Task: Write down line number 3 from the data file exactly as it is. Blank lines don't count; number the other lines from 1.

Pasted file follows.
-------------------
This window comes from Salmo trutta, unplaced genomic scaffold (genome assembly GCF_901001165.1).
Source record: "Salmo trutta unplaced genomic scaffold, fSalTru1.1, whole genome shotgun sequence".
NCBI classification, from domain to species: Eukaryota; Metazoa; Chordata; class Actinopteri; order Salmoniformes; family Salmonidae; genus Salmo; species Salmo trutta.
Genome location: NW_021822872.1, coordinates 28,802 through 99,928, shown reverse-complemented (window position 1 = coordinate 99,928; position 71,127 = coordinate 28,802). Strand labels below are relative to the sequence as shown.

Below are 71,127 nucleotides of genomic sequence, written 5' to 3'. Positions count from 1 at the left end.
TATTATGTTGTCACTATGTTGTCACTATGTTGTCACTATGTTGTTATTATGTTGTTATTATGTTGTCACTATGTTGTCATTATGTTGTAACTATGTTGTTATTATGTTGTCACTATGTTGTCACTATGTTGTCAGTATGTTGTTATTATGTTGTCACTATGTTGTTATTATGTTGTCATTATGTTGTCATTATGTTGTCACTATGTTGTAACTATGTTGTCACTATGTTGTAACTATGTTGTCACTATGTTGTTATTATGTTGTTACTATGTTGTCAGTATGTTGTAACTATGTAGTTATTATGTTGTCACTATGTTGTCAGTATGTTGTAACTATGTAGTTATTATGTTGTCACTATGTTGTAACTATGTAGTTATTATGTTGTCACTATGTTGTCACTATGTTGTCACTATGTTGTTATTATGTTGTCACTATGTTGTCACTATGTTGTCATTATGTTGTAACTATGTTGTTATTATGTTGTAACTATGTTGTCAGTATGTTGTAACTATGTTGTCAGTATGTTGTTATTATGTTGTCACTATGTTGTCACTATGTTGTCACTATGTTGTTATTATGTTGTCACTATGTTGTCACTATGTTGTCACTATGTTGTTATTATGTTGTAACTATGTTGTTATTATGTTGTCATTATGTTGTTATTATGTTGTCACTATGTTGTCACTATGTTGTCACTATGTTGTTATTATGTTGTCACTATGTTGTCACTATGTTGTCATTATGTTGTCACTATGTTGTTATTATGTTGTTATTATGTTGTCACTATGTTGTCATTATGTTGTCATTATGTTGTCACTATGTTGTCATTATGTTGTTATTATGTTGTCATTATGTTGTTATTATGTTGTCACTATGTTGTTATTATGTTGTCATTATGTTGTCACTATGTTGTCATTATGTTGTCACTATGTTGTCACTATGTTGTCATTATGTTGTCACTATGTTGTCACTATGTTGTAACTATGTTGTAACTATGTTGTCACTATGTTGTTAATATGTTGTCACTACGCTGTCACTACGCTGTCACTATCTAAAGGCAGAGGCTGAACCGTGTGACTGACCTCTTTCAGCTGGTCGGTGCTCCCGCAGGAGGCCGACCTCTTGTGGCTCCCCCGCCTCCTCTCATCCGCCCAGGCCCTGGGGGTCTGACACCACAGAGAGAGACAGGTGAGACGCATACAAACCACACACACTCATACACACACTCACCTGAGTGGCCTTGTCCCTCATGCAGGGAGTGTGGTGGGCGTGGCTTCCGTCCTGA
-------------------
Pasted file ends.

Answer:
NCBI classification, from domain to species: Eukaryota; Metazoa; Chordata; class Actinopteri; order Salmoniformes; family Salmonidae; genus Salmo; species Salmo trutta.